Lately everyone has been talking about the 1%. In politics that might be the ultra-rich. You either are them, hate them, or on your way to becoming them.
In retail the 1% I want to talk about is your unsaleable merchandise.
We ended our closing with only 1% of our inventory remaining. Yeah, pretty good when you consider during our closing we sold 17% of our merchandise at full price, most of the rest at 20% off, and only went to 40% off those last few days when the inventory got below 10%.
Here are two lessons you can take from this.
NO BUYER IS PERFECT
No matter how well you think you have your finger on the pulse of your customers, you will make some buying mistakes. That’s a freeing thought. You know you won’t be perfect so don’t try to be perfect. Take a few risks. Try some new things. Some will work, some will not. 1% you won’t be able to give away. That’s not the end of the world.
You might have jumped in on a fad too late (or even too early). You might have gotten seriously undercut by a rogue retailer online or a vendor dumping the remaining stock through a discounter. You might have simply liked a product more than your customers did. It happens to even the best buyers. There will always be inventory that just won’t move at regular price, and there will be inventory that just won’t move at all. In fact, make it a game every year to figure out what your 1% will be. Have your staff vote right before the busy season on what they think are the flops. Offer a gas card or local restaurant gift card to the winner.
DON’T SIT ON OLD INVENTORY
Knowing you will make mistakes, you have to have a system in place to recognize the slow movers early on so that you can get them moving out the door. The game is actually a fun way to engage your staff as they will be checking to see if their choice is “winning”. One interesting effect of this is that your staff, by paying attention to those perceived flops, will actually help you sell that merchandise.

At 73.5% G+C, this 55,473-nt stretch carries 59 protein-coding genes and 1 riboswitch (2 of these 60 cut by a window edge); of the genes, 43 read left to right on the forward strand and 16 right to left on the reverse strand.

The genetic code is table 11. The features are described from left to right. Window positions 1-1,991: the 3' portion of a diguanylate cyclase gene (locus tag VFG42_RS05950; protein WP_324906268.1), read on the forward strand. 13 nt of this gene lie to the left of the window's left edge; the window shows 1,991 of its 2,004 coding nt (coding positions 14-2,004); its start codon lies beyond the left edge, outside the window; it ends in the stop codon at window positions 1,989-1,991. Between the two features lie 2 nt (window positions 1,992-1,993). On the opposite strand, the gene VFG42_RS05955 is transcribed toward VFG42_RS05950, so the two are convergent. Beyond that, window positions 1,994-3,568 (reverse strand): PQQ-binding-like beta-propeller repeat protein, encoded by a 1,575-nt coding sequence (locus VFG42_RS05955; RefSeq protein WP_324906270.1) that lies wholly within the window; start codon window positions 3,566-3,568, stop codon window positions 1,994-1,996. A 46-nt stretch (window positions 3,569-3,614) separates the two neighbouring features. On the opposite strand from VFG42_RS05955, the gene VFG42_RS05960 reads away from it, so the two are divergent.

Your point of sale system is your best set of eyes. Any POS system worth the money you spent will at the very least tell you what items are old and not moving. Be cold and ruthless with that inventory. Don’t invest any emotion. The sooner you recognize bad merchandise, the sooner you can turn it into cash and move on.
When you have to sell off everything you own like I just did, you see the stark reality of your buying decisions. Fortunately, since we had a process for recognizing bad merchandise and moving it out each and every year, we weren’t stuck with a lot of product at the end of our day – only 1%. I can live with that.
PS Remember all those free displays your vendors gave you that you’re no longer using? You can sell those, too, and make up the money you lost on your 1%. In fact, a fixture/display sale is a good combination to have when you’re moving out the mistakes. It takes some of the sting away (and gives you back some room in your warehouse). Manage your inventory and cash flow and you could be part of that group on their way to becoming a 1%er.